Your search did not yield any results

Site Pages

Dr. Galv KnowledgeBase


Highway Products

Maryland State Highway Agency
Maryland State Highway Agency

Driving along the highway, one can witness countless opportunities to save taxpayer dollars wasted on routine maintenance or destructive corrosion. From the road signage overhead, to the guardrail on the roadside, scores of highway products could benefit from the superior corrosion protection of hot-dip galvanized steel. Sign structures, barriers, fencing, and guardrail alike are consistently exposed to the harsh effects of exposure to rain, snow, road chemicals, and traffic pollution.

With thousands of signs overhead and on the roadside, and countless miles of protective fencing and guardrail, it is critical to make a choice for corrosion protection that will last for decades without the needless hassles and expenses of routine maintenance. Often placed in rural settings, it is ideal to utilize a corrosion protection system that you can set up once and forget about maintaining for decades. Unlike paint over steel, hot-dip galvanized steel for corrosion protection can provide up to 75 years or more with no scheduled maintenance.

Not only is routine maintenance financially costly, it also means unnecessary energy will be spent driving from site to site. With every maintenance-based paint coat, more chemicals are expended into the environment as well – all to provide corrosion protection which could have been provided maintenance free for the life of the piece with hot-dip galvanized steel.

Dodge Street Overpass
Dodge Street Overpass

Hot-dip galvanized steel highway products such as barriers, roadside signage, and guardrail will be consistently exposed to busy highway traffic pollution and abrasion. These vulnerable pieces will not only be subjected to weather related exposure such as rain and snow, but also the corrosive moisture of splashback from fast moving vehicles. Cars, buses, and semis can spray these roadside pieces with a damaging mixture of water, road salts, de-icer, dirt, and particulates that will work to abrade and corrode them. To combat these effects, the zinc patina that develops after hot-dip galvanizing is passive and provides impervious protection to the steel beneath. With a bond strength of 3,600 psi, the tightly adhered, metallurgically bonded zinc coating will provide superior barrier protection for these elements as they resist the constant onslaught of moisture and chemical corrosion.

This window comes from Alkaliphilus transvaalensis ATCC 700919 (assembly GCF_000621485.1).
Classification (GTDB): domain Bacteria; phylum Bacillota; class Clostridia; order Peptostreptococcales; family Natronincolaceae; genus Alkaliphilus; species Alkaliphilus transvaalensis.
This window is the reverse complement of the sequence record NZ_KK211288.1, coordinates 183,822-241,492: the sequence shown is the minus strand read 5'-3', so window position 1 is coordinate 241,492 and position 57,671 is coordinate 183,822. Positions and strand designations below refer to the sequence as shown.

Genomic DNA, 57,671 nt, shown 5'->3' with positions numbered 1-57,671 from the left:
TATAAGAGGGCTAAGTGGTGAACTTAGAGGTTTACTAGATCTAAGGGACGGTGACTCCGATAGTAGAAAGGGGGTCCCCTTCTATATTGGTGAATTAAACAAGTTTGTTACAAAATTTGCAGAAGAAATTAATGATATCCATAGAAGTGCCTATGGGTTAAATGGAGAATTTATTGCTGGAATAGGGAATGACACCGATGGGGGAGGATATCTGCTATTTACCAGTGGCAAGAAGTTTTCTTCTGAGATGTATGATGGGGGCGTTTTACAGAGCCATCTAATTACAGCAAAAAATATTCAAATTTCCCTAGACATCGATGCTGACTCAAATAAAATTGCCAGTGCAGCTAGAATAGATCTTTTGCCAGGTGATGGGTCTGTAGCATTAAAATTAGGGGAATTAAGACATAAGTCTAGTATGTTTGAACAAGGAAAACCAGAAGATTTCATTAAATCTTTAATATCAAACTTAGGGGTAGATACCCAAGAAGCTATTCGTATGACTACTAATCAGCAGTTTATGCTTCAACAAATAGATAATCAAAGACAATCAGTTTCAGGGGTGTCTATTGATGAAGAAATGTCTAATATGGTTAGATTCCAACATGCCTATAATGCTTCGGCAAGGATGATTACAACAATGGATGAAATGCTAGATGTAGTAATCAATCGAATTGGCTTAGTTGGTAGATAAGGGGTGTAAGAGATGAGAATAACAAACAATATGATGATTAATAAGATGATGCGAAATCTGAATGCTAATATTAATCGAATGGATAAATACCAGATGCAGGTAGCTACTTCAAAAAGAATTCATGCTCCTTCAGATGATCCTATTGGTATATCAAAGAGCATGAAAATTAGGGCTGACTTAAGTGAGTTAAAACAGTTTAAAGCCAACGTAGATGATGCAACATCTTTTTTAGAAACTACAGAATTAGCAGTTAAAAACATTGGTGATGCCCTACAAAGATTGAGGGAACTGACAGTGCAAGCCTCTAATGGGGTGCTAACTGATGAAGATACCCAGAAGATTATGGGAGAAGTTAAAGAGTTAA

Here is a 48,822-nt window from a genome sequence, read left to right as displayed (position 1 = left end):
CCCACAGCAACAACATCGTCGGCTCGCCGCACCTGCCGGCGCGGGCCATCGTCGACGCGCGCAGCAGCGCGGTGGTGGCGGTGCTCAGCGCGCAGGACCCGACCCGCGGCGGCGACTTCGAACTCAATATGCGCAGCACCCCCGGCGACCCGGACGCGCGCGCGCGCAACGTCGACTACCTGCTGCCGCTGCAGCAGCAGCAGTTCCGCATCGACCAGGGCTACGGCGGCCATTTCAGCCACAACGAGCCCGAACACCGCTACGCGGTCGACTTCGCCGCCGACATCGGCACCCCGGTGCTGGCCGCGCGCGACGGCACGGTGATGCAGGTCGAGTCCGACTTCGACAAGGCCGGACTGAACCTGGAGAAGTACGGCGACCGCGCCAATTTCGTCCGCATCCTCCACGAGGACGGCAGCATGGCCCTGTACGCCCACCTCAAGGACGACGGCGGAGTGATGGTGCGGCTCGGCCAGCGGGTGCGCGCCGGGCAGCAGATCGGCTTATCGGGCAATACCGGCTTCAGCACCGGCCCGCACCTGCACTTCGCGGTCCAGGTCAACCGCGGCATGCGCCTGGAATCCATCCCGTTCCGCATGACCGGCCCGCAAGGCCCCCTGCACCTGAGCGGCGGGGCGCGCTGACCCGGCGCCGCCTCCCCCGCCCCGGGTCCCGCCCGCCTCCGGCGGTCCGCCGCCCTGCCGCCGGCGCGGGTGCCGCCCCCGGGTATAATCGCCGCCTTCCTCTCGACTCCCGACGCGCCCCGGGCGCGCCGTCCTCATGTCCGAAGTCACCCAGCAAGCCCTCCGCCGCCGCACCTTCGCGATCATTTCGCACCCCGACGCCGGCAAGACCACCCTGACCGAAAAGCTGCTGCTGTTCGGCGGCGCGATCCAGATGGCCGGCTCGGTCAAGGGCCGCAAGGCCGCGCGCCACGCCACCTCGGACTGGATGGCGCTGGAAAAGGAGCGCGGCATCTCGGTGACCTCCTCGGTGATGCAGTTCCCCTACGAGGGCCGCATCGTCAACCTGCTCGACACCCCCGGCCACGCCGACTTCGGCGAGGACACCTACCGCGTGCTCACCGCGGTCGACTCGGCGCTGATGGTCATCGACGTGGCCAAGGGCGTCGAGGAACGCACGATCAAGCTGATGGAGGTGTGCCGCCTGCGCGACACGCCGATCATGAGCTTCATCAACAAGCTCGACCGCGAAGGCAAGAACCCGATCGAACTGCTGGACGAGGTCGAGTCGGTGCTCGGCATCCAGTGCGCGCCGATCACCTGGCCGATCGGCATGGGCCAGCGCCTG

As highways are traversed by countless scores of drivers from within the state and across the nation, it is a source of pride to keep infrastructure looking attractive and welcoming. Rusting, deteriorated signage, fencing, or guardrail exude a less than appealing image for the surrounding city. Utilizing hot-dip galvanized steel for these highway products will keep unsightly rust stains at bay, and reveal excellent city management and community pride. The gleaming zinc finish of the galvanized coating will appear neat and functional for decades.

Particularly important to overhead signage, structural stability cannot be maintained if the structure has been weakened by the ravages of corrosion. If an overhead structure is compromised by rust deterioration, it could potentially collapse onto the traffic below. Hot-dip galvanized steel pieces will stand strong against corrosion, preserving the structural integrity of these overhead signs and protecting the traffic below.

Highway Products Case Study

Michigan/ M-102 Bridge Rail Reconstruction Project- Detroit, MI; 2007

Michigan M-102 Bridge Rail Reconstruction

With the original steel guardrail panels galvanized back in 1955, the rails on the MI/M-102 Bridge and Rail Project were due for corrosion repair. Fortunately, because of the protection provided by the galvanized coating on the railing panels, highway traffic damaged only 15-20 percent of the more than 300 tons of steel that would need replacement in the repair. After attending an educational Galvanize It! seminar, Sue Datta of the Michigan Department of Transportation (MDOT) learned how many states have been taking old guardrail, stripping, regalvanizing, and returning it to service - so MDOT decided to regalvanize the existing steel guardrail panels.